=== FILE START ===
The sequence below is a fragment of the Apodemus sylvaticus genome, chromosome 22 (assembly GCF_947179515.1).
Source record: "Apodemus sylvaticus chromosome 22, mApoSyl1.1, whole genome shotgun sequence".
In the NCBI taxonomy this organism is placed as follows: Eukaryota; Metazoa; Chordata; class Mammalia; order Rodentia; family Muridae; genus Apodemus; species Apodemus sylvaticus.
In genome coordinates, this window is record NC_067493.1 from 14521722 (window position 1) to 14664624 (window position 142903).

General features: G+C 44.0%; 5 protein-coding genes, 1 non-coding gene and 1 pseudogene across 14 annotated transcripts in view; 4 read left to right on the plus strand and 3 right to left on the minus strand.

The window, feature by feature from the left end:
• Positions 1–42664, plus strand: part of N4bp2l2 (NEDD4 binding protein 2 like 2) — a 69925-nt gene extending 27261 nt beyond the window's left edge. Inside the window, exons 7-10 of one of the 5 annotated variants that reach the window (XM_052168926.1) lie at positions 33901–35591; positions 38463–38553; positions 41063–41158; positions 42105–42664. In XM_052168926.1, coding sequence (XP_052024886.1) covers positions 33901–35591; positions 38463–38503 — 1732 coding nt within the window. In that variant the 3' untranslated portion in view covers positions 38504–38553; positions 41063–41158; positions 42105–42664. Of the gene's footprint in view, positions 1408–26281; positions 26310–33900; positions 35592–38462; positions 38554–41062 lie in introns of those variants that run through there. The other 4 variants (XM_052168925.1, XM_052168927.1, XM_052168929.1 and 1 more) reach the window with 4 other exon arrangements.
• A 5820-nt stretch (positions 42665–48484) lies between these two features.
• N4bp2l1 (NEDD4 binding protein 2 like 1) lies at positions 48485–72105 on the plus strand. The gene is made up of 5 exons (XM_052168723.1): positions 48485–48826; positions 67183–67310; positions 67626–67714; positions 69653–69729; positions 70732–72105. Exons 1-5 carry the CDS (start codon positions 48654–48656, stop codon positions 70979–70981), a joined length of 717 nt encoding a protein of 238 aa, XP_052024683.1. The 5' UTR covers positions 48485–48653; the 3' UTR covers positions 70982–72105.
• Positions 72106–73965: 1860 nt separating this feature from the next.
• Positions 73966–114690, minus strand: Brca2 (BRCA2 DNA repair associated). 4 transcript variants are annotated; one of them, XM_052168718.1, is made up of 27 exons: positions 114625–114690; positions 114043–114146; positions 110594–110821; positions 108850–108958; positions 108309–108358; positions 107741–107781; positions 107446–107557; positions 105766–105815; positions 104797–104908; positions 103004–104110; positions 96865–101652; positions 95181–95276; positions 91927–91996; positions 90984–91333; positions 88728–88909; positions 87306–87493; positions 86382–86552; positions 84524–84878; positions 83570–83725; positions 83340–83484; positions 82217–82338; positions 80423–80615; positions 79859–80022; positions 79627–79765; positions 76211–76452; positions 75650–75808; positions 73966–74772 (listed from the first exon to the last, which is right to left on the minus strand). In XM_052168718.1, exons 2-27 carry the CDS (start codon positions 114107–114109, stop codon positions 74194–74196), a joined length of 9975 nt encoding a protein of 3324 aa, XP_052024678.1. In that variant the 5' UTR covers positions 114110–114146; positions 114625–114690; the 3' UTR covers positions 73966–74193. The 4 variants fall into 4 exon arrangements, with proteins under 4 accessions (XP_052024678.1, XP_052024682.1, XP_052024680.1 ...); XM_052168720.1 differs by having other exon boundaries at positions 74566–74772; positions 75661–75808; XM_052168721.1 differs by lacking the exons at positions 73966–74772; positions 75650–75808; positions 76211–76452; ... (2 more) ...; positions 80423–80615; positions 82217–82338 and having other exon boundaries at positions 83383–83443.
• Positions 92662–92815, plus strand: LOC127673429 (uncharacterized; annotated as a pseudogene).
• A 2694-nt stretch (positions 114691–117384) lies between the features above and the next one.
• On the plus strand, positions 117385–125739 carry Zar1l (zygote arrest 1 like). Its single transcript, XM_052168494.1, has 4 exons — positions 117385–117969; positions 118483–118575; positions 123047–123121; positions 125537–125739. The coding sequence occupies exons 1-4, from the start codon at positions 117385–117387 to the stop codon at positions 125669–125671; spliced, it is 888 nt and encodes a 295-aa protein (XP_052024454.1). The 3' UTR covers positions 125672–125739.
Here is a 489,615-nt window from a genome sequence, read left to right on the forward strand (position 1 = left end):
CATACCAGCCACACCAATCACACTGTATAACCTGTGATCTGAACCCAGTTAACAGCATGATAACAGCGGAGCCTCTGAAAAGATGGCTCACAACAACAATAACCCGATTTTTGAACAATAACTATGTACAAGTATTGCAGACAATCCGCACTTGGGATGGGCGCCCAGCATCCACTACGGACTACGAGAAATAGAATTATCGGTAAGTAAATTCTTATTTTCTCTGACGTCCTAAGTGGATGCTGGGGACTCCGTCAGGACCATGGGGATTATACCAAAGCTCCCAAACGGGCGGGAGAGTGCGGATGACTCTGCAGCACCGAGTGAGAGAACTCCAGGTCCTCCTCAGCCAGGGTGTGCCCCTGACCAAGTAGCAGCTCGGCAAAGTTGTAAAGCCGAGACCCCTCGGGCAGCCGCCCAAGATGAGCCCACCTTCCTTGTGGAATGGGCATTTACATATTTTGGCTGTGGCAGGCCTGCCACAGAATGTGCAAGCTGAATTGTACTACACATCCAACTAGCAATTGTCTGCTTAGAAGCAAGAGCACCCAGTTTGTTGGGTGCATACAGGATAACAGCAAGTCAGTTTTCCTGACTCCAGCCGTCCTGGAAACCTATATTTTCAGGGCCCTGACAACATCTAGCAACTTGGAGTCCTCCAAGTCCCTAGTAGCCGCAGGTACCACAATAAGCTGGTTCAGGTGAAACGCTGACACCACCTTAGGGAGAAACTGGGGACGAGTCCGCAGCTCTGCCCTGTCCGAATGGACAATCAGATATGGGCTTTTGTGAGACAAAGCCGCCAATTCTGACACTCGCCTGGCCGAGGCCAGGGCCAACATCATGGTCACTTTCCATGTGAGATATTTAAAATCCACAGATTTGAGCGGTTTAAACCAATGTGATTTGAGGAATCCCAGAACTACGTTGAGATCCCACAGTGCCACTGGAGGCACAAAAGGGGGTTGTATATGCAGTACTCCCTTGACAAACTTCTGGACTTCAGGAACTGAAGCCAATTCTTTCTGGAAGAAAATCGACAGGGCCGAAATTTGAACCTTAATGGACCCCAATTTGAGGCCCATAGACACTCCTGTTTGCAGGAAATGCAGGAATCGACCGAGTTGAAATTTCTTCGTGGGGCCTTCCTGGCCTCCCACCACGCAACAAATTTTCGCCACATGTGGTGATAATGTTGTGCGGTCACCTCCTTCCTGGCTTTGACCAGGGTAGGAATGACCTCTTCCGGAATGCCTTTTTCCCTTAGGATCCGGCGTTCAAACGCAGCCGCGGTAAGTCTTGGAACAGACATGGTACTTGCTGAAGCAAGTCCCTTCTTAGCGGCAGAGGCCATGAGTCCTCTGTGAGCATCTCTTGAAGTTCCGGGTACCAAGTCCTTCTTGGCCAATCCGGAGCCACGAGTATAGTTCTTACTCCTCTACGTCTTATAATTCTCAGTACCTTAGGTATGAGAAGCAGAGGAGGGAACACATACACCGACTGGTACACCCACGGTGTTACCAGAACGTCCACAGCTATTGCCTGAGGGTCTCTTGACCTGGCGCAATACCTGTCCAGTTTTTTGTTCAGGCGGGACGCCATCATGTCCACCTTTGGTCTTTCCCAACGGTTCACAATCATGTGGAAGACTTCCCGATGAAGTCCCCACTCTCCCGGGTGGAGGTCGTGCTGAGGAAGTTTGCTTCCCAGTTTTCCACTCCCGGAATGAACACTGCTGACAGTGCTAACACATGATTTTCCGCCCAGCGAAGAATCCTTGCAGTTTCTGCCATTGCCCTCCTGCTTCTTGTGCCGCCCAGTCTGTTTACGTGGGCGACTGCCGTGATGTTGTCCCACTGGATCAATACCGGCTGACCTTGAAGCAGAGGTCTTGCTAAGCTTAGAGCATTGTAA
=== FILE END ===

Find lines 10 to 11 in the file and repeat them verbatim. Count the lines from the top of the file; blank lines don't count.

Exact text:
• Positions 72106–73965: 1860 nt separating this feature from the next.
• Positions 73966–114690, minus strand: Brca2 (BRCA2 DNA repair associated). 4 transcript variants are annotated; one of them, XM_052168718.1, is made up of 27 exons: positions 114625–114690; positions 114043–114146; positions 110594–110821; positions 108850–108958; positions 108309–108358; positions 107741–107781; positions 107446–107557; positions 105766–105815; positions 104797–104908; positions 103004–104110; positions 96865–101652; positions 95181–95276; positions 91927–91996; positions 90984–91333; positions 88728–88909; positions 87306–87493; positions 86382–86552; positions 84524–84878; positions 83570–83725; positions 83340–83484; positions 82217–82338; positions 80423–80615; positions 79859–80022; positions 79627–79765; positions 76211–76452; positions 75650–75808; positions 73966–74772 (listed from the first exon to the last, which is right to left on the minus strand). In XM_052168718.1, exons 2-27 carry the CDS (start codon positions 114107–114109, stop codon positions 74194–74196), a joined length of 9975 nt encoding a protein of 3324 aa, XP_052024678.1. In that variant the 5' UTR covers positions 114110–114146; positions 114625–114690; the 3' UTR covers positions 73966–74193. The 4 variants fall into 4 exon arrangements, with proteins under 4 accessions (XP_052024678.1, XP_052024682.1, XP_052024680.1 ...); XM_052168720.1 differs by having other exon boundaries at positions 74566–74772; positions 75661–75808; XM_052168721.1 differs by lacking the exons at positions 73966–74772; positions 75650–75808; positions 76211–76452; ... (2 more) ...; positions 80423–80615; positions 82217–82338 and having other exon boundaries at positions 83383–83443.